Reading lots of essays and books. Last year, I took a full semester to do an independent study with Stephen McKinley Henderson on August Wilson. I also spearheaded a study with two actors on Topdog/Underdog by Suzan-Lori Parks to get acclimated within the world of Parks, this allowed me to dive into the art-making in both practice and theory.

 

 

As the director, what has been your greatest challenge?

 

Giving myself permission to break the rules of the text. I have to constantly remind myself that I am in an active collaboration with the text, which means we—both me and the text—must push and pull. Most of the time, I surrender fully to the text, but because it is rather abstract, surrendering doesn’t always reveal answers of how it wants to be realized.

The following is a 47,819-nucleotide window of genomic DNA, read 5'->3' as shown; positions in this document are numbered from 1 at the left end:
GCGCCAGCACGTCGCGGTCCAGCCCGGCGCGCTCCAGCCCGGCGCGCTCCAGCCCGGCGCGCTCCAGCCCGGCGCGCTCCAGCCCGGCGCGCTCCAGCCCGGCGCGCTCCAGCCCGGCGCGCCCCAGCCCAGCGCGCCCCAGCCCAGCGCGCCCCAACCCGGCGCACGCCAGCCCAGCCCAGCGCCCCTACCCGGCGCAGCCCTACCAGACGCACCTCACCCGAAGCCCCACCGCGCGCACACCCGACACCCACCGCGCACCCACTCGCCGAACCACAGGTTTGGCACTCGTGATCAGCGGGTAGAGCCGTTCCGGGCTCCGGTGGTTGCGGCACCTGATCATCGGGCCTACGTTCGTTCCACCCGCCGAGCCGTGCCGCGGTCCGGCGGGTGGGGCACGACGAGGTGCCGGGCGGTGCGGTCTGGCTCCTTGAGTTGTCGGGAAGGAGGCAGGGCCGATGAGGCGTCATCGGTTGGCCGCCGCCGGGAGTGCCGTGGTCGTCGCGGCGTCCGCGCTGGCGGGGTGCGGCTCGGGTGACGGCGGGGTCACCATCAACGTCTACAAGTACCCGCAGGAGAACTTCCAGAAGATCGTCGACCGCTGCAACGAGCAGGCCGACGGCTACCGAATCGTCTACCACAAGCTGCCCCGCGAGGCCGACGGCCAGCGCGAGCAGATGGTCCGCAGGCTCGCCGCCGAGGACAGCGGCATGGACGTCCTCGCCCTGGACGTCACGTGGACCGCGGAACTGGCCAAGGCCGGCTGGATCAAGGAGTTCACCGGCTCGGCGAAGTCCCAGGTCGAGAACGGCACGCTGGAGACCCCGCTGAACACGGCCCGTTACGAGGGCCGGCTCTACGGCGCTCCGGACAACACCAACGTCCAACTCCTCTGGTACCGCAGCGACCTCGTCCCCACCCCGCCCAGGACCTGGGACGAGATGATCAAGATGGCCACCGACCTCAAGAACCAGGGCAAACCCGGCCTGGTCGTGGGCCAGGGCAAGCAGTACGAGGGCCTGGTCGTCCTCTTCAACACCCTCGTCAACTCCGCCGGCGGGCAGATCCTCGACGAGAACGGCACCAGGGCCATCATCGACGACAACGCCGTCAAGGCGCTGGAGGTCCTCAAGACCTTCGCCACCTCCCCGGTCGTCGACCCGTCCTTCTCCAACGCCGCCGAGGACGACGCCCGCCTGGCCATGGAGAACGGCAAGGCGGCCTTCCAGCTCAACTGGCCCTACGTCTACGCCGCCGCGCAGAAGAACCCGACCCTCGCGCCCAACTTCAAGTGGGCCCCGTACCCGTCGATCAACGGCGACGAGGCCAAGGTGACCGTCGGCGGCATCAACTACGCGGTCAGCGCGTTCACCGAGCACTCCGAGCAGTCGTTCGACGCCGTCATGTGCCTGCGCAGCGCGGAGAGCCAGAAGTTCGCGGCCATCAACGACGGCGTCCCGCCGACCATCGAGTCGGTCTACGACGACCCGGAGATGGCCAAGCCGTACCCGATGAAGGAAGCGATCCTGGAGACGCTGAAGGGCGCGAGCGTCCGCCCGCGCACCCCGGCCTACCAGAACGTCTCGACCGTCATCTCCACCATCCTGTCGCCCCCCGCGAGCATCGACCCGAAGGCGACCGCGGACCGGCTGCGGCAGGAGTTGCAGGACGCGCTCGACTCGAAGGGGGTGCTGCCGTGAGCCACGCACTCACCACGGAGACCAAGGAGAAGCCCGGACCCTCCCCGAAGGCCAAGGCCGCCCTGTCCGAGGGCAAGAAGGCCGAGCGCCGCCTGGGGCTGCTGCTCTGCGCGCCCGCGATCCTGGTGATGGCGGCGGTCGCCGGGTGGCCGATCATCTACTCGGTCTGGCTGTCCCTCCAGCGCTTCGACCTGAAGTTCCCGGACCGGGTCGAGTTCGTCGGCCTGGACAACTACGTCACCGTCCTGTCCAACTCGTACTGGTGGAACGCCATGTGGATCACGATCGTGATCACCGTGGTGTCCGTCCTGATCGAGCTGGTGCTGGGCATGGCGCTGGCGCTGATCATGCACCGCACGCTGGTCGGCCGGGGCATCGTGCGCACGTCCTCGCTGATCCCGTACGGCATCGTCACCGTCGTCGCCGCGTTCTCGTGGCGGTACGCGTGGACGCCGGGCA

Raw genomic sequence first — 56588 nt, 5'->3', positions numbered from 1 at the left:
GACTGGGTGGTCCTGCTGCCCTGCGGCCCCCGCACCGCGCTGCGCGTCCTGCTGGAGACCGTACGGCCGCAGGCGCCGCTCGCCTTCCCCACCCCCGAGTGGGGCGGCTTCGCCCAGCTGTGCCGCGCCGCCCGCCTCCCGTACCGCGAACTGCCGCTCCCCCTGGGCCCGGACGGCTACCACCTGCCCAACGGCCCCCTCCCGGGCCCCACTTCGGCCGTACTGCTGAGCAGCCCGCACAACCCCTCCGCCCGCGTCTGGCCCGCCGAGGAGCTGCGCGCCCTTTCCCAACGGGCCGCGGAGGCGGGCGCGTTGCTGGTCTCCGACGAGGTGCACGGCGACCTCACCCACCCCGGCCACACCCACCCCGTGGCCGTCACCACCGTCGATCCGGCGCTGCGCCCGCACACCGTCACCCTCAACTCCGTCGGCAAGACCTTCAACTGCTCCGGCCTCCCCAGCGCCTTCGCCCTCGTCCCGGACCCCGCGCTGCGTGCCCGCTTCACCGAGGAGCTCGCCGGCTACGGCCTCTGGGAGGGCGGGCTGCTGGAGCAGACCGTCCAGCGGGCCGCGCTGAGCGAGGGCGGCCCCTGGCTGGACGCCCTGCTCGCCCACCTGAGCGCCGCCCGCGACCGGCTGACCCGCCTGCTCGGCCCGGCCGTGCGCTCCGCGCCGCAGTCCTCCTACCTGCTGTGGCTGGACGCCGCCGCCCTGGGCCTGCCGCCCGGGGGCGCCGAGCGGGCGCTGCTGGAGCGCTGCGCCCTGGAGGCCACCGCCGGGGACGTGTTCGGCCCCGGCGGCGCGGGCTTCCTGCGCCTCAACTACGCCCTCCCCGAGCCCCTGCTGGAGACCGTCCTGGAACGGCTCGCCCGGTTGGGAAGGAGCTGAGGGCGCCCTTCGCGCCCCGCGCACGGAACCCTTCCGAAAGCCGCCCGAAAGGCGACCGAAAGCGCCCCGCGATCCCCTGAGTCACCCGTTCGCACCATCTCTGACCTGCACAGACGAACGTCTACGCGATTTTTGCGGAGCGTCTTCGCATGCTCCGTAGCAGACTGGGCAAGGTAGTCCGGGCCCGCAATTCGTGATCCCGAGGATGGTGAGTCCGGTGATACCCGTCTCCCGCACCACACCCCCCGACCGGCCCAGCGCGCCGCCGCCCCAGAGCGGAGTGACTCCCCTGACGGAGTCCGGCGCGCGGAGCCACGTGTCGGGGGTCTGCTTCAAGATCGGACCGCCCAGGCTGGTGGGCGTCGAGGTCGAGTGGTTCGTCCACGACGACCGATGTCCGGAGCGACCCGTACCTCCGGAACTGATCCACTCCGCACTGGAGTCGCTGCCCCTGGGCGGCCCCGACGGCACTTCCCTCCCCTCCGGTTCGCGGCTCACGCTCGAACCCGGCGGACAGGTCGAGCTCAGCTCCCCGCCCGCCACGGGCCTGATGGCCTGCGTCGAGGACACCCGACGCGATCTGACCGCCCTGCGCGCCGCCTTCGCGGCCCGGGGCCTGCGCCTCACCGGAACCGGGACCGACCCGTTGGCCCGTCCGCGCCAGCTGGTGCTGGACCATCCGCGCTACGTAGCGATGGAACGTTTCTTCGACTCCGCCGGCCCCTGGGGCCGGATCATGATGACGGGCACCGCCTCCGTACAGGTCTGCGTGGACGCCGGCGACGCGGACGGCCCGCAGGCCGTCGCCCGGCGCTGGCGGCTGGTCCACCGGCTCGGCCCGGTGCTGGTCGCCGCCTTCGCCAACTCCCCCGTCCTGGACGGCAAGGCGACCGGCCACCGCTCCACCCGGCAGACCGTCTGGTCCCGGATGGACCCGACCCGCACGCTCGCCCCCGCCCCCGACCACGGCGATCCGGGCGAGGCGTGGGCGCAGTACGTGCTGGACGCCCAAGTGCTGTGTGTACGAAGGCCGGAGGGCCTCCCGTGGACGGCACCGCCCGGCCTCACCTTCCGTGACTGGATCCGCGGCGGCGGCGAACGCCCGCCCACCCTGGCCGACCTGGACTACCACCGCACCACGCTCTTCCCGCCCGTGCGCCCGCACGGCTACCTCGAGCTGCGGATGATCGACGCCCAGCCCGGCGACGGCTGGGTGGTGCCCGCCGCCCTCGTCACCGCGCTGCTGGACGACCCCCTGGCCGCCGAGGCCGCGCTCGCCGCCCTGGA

How do you feel your training at Columbia has prepared you to direct these productions?

 

In some instances, I feel very strong and very prepared, but in most I feel not so prepared. I believe that there is a lack of understanding and robust study within the academy for the nuance of black text. I have had to pull up the slack myself for what my in-class training could not offer to me. However, one of the most important things that the academics did, in fact, offer me is the ability to know how to ask questions and research on my own. I think that this is the most valuable lesson that I have received from my in-class training.

 

 

What's one thing you would tell your first year self?

 

Shakespeare doesn’t have all the answers, but he has certainly allowed the greater potential for growth and understanding to be revealed—you just have do the work—ain’t no short cuts, homie.

WED FEBRUARY 13 - SAT FEBRUARY 16, 2019

Directed by Jeffrey Page
Funnyhouse of a Negro, Written by Adrienne Kennedy
and
The Death of the Last Black Man in the Whole World AKA The Negro Book of the Dead, Written by Suzan-Lori Parks